I’ve been looking at PM – it’s way down! I only started doing some Dividend investing at the beginning of May and unfortunately initiated some positions at the high end…so I’m not sure if I should add more at this time – it’s very tempting since it’s quite a bit cheaper than what I had bought at. I can’t decide if I should try to diversify by getting other stocks like KMI or even MO or if I should get more of PM? What do you think?

    • says

      Anonymous,

      Great idea with PM. It would be at the top of my watch list if it wasn’t already my largest position. I first bought in the mid-$50′s and kept buying all the way up until the $80′s and I now have 100 shares. Based on the size of my portfolio I feel comfortable with that, but no more. My portfolio would likely have to increase in size by 50% or more before I’d be looking at adding any more PM. I think it’s a fantastic company, but I believe in diversification strongly. Going forward, I would feel comfortable if no one company made up more than 5% of my portfolio.

      Good luck!

      Take care.

    • Anonymous says

      Mantra,

      I agree 100% about wanting to diversify to avoid potential catastrphic events, but there should also be some consideration of whether you’re diversifying in a lower value company for diversifications sake.

      For example, if KO was fairly valued at $42, and a good deal at $38, but was priced at $25 all else being equal. If you trust your analysis of KO and it’s ability to make it into your portfolio in the first place, would it not be logical then to buy KO even if it was 10% of your portfolio? If it’s good enough for 5% of your portfolio why not 15-20%.

      It’s an exaggerated example, but worthy of discussion I think and I would love to hear your thoughts on forgoing a better deal in the name of diversification.

      Thanks,
      SA

      That being said

    • says

      SA,

      Great question there. I hope I can give you a coherent answer.

      Surely if a blue-chip company is undervalued by 30-40% I’m inclined to buy even if it’s already 10% of my portfolio. I would argue it’s rare to find a blue-chip company (like KO, or any other) to be that cheap but I’m interested in value and quality more than diversifying for diversification sake.

      However, it should also be noted that a black swan/catastrophic event is unlikely in a company like KO. PM is much more exposed to potential unfavorable regulation, so I’m even more motivated to diversify away from it. Same with the oil supermajors. The odds of a black swan event are much higher, hence the consistently low valuations and need to diversify between them.

      “If it’s good enough for 5% of your portfolio why not 15-20%.”

      Income diversification. That’s why. Even if I’m extremely confident in a company’s future and operations I cannot predict the future. I would never want a company to represent 20% of my portfolio, and hence my income. Once I’m financially independent and living off my dividend income I want to be diversified between 40-50 different companies so that no one company has an overwhelming impact on my income. If 20% of my portfolio is in one company and they cut the dividend I’m hurting in a bad way. If a company I have 2.5% of my portfolio invested in cuts the dividend I can easily make that up with the dividend raises from the other 39-49 companies, and if my margin of safety is there a 2.5% cut won’t really make a big difference to my quality of life anyway.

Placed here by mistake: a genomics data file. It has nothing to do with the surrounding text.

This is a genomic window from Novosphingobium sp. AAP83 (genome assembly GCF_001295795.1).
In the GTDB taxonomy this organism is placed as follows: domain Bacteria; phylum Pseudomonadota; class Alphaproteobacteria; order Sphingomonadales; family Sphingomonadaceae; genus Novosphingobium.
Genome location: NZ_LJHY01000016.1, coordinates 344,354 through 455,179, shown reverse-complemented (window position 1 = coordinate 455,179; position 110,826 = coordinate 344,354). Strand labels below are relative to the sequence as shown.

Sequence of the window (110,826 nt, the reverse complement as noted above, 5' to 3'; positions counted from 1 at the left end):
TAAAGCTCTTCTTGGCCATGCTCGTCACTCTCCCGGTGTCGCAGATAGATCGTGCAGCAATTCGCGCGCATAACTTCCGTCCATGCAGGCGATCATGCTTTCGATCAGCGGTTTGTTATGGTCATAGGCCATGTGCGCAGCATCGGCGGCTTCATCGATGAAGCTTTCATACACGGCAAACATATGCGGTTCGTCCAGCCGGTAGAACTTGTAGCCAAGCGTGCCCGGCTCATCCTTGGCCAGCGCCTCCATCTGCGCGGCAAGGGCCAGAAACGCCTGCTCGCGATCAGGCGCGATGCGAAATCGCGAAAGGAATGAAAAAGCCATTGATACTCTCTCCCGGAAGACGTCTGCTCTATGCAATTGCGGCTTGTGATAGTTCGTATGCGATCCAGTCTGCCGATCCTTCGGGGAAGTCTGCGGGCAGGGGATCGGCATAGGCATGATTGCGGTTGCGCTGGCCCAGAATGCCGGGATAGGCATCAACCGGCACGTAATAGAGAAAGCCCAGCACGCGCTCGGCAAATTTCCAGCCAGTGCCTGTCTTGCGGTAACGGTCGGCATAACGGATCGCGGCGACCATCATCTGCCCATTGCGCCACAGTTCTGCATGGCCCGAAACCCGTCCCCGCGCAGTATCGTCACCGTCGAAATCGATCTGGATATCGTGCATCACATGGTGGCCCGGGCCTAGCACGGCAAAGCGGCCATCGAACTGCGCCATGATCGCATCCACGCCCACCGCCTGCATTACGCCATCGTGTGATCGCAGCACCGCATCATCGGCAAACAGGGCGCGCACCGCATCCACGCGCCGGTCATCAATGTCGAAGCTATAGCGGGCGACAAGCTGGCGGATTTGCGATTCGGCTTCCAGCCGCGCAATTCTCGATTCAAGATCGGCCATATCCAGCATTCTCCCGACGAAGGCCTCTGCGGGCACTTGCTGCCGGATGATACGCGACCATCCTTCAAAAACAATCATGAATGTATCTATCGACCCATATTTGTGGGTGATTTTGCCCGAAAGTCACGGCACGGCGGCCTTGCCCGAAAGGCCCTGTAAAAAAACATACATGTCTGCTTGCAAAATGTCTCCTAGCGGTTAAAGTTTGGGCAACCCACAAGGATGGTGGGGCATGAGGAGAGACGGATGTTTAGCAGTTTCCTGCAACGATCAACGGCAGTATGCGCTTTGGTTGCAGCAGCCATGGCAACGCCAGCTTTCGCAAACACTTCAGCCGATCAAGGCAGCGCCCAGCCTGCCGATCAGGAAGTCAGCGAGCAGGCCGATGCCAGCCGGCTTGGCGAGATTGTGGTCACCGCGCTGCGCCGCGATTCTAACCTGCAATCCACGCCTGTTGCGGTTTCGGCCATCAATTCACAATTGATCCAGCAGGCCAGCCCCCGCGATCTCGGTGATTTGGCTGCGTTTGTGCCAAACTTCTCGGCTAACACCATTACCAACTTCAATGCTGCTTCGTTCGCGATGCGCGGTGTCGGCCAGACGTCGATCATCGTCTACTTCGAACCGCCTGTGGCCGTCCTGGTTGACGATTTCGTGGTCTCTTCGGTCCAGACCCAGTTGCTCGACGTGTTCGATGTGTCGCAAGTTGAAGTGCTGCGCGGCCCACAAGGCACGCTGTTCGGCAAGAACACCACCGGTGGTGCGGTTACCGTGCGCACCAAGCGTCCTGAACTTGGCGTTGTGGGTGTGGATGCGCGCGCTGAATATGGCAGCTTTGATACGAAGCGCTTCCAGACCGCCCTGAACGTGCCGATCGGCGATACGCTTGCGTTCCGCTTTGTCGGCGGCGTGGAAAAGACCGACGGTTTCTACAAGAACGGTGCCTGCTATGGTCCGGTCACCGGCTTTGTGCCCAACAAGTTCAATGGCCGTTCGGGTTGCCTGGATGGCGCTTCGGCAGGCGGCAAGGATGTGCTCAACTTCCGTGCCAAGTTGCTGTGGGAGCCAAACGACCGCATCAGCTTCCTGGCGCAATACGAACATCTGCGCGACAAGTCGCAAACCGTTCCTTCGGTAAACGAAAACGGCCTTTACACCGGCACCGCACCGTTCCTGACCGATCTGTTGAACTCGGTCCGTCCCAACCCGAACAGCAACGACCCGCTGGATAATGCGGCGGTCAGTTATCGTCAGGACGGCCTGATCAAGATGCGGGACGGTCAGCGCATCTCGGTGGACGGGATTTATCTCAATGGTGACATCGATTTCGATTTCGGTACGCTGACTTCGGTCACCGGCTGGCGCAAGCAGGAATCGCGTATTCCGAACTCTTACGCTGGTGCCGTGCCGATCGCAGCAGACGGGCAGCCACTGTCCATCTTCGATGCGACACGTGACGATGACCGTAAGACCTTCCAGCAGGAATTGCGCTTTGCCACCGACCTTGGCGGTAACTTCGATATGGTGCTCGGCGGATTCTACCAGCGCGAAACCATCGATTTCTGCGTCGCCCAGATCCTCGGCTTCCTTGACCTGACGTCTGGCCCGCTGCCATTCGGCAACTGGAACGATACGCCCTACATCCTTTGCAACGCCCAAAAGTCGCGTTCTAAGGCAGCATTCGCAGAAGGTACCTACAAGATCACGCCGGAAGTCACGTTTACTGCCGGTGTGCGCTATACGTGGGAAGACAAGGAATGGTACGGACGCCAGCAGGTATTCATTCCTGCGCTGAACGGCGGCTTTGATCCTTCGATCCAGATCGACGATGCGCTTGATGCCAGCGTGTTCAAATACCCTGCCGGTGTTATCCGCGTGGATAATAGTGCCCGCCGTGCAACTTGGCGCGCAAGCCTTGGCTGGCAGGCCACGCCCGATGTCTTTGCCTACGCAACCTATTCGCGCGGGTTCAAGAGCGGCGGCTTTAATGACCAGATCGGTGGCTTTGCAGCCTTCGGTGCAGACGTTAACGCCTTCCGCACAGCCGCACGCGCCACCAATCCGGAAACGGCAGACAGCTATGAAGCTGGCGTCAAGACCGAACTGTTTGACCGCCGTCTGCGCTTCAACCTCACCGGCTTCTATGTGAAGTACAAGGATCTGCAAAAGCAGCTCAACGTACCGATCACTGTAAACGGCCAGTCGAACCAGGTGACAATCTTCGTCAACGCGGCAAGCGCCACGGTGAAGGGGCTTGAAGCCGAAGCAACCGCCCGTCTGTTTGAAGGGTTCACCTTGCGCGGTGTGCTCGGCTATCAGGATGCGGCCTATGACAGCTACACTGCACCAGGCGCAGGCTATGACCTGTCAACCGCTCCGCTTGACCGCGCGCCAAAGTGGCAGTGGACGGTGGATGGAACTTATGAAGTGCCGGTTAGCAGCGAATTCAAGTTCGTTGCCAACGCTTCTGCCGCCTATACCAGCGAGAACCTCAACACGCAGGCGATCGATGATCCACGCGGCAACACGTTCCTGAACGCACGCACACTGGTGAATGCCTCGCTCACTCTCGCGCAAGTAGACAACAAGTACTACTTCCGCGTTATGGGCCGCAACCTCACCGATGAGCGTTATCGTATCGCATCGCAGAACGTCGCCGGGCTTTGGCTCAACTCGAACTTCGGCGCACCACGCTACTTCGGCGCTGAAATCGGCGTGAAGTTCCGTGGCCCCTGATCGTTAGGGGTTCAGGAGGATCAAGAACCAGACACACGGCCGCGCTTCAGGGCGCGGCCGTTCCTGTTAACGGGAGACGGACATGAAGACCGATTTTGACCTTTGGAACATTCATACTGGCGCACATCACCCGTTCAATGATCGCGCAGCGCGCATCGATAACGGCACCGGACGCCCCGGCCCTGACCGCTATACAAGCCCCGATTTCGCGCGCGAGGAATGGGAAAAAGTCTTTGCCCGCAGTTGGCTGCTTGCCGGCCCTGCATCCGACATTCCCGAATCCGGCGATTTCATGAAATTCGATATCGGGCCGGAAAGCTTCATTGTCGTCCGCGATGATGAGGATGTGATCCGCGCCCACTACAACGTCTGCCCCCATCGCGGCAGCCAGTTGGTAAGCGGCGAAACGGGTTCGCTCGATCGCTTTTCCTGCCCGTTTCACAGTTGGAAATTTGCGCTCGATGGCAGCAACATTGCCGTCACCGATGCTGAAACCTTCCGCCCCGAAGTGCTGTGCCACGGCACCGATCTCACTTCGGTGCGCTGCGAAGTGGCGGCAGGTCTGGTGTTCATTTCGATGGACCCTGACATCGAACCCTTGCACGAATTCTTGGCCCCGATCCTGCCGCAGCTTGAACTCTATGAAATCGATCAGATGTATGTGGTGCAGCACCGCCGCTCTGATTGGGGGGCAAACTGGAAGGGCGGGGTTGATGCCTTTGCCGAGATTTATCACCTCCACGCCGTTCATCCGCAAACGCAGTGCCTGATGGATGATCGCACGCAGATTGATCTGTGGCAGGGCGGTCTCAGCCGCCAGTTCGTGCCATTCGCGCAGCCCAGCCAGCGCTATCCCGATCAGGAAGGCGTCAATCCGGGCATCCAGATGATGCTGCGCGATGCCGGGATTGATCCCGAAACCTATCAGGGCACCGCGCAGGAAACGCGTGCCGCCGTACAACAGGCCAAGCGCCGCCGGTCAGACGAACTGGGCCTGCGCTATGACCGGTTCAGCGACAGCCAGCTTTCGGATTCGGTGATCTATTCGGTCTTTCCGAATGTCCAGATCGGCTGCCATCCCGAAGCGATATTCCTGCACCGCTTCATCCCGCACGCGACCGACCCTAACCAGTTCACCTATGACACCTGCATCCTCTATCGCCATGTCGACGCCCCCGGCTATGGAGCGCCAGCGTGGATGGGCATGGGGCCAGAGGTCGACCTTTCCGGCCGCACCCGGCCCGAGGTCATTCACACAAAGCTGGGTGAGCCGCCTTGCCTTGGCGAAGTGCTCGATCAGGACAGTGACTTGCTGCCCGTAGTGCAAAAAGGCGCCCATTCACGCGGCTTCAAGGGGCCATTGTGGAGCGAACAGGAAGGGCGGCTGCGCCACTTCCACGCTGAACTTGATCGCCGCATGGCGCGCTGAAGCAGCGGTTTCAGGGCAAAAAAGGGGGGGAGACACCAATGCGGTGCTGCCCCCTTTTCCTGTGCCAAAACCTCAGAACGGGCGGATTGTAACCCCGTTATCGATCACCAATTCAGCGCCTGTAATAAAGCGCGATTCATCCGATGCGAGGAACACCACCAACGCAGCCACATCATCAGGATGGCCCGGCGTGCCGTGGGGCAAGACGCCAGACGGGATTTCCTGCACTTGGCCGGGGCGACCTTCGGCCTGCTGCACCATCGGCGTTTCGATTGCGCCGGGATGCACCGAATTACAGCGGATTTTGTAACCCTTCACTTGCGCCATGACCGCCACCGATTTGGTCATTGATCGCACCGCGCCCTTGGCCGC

I hope that helps. I plan on writing an article about this soon.

      Best regards!

    • Anonymous says

      SA & DM,

      I think most individual investors overestimate what they know about companies. I used to do strategic planning for a federal agency. My experience is that it takes approximately 10 years of working within an industry to really understand that industry. As individual investors we only know the published financial data and what is said about the companies/industries in the news.

      As outsiders, individual investors must diversify due to lack of knowledge. Diversity must be balanced against meeting a goal of growing dividend income and buying individual companies which are not overpriced. The later two points are why I prefer buying individual stocks to buying an index fund. I buy the cheapest stock relative to value that meets my criteria and that doesn’t exceed my maximum weighting. I set the maximum weighting based on my confidence in the stock. 1% is my weighting for a stock where I only have financial data, while 8% is my weighting for a blue chip stock with a lot of news coverage.

      Ken

    • says

      Anonymous,

      Great points there.

      Many of the companies I’m invested in have very complex operations. For instance, if you take me on a trip through Chevron’s business, all the way from headquarters to an oil rig and then out to refineries and pipelines I’d probably be able to understand a great deal of how it all works, but certainly not all of it. And that’s just one of 36 companies I’m invested in. I would agree with you that the knowledge is naturally limited. And that’s not even mentioning banks. They seem simple on paper, but the operations are quite complicated.

      I would also agree with you that the weighting for a company you’re extremely confident in could be larger than another company that you have less confidence in, but my spread is not as large as yours. I hope that one day my spreads are between 2-5% of the total portfolio and no more than that.

      Great comment. Thanks for stopping by!

      Take care.

  3. says

    I just added to NSC at 70.50 ( got an awesome price! ) and sold 2 november 40strike puts on KO for 2.10 each and they are already down to 1.75ish.

    not much else on my radar at the moment accept maybe BBL and CAT

    • says

      Took2Summit,

      Nice purchase with NSC. I really like that railroad. I’m hoping to expand my railroad holdings and eventually own a piece of CSX and UNP. One day. :)